Inca Digital CBDC Factbook: China

China’s Digital Currency Electronic Payment (DCEP), also known as Digital Yuan, e-CNY, and Digital RMB, is a form of centralized CBDC designed to replace cash in circulation as well as streamline cross-border payments.


China’s Digital Currency Electronic Payment (DCEP), also known as Digital Yuan, e-CNY, and Digital RMB, is a form of centralized CBDC designed to replace cash in circulation as well as streamline cross-border payments. Far along in its development process, it already features comprehensive regulation and sophisticated pilot projects involving major Chinese banks and internet giants. As of November 2020, these pilot projects already exceeded $300M exchanged in 4 million transactions. The DCEP initiative is fueled by China’s concern over US Dollar dominance, the Belt and Road Initiative, and the upcoming 2022 Winter Olympics in Beijing.

Combining all the technological advances, legislation efforts, and other blockchain initiatives, China is exemplifying a balanced and systemic approach to the development of a CBDC. Although Chinese CBDC project still needs to prove its viability outside of the government sandbox, People’s Bank of China (PBoC) is well on track to have a fully functioning system by the 2022 Winter Olympics in Beijing. It even aims to enable foreign visitors and athletes to use DCEP at the event.


Digital Yuan has been given the same legal status as the physical currency. The government decreed that all the merchants who accept digital payments must accept DCEP.

China started the work on its CBDC project in 2014, when Xiaochuan Zhou, then the governor of the People’s Bank of China, established the Digital Currency Research Institute. In 2020, PBoC started pilot tests in a number of provinces.

At the 2020 G20 summit, China’s leader Xi Jinping mentioned the global need “to discuss developing the standards and principles for central bank digital currencies with an open and accommodating attitude, and properly handle all types of risks and challenges while pushing collectively for the development of the international monetary system.”

The October 2020 bill gave the government an exclusive right to issue yuan-pegged stablecoins and criminalized similar activity held by any other non-government institution. If violated, the law imposes fines up to five times the amount of the tokens created and the seizure of the tokens and any profits that their release has produced. The government opened the bill for comments on October 23, 2020.

The bill fits the bigger narrative. According to the documents from the Fifth Plenum Communique, one of the main goals for the upcoming five-year plan is to accelerate the development of the digital economy in general and to advance the research and development of digital currencies in particular.

China has also been clearing the playing field from potential competitors to the CBDC ecosystem, prohibiting local cryptocurrency exchanges, banning ICOs, blocking foreign websites related to cryptocurrency and ICOs, driving node validators (miners) out to other countries with new regulatory burdens, and arresting Chinese nationals linked to crypto custody businesses. These actions not only increase volatility of other cryptocurrencies, but also affect the general population’s perception of them by introducing so-called FUD (fear, uncertainty, and doubt) into the market. For example, a spike of fraud- and security-related messages in the crypto community was detected for almost a week after the news of the Chinese crypto-executive arrest spread over the mainstream media.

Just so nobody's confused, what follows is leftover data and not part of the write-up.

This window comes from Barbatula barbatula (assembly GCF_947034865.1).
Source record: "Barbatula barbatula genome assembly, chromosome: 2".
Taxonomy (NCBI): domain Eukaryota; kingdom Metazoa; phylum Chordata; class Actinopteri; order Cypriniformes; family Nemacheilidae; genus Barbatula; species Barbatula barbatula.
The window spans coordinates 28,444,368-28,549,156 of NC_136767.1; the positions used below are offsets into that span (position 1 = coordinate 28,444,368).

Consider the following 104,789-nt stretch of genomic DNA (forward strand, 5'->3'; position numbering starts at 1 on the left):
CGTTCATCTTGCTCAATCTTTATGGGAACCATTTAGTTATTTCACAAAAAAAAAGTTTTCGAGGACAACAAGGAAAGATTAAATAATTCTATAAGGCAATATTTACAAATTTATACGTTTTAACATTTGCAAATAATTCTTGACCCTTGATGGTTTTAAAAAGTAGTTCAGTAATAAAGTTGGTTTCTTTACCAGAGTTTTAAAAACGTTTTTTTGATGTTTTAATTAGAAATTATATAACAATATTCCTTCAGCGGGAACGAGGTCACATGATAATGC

China’s Digital Currency Electronic Payment (DCEP), also known as Digital Yuan, e-CNY, and Digital RMB, is designed to replace cash in circulation. The People’s Bank of China is responsible for the token issuance.


Digital Yuan is issued by the People’s Bank of China and distributed to other banks. As of February 2021, six state-owned banks act as custodians in this system: China Construction Bank, Agricultural Bank of China, Bank of China, Industrial and Commercial Bank of China, Bank of Communications, and Postal Savings Bank of China.

According to the local media report, China Merchants Bank and Hong Kong-based China CITIC Bank joined the system and are in the process of introducing their digital wallets.


The DCEP has a two-tier distribution system. The first system is tasked with distributing the currency between the central bank and commercial state-owned banks, as well as large fintech companies. The other system is responsible for interconnecting commercial banks with individuals and businesses. Digital Yuan can be transferred from the bank accounts of the eight commercial banks mentioned above straight into customers’ wallets or special apps developed by the same banks. To distribute the funds to the customers, these commercial banks must deposit the same amount of CBDC with PBoC. Both the central bank and the commercial banks keep databases that track the flow of funds from one user to another.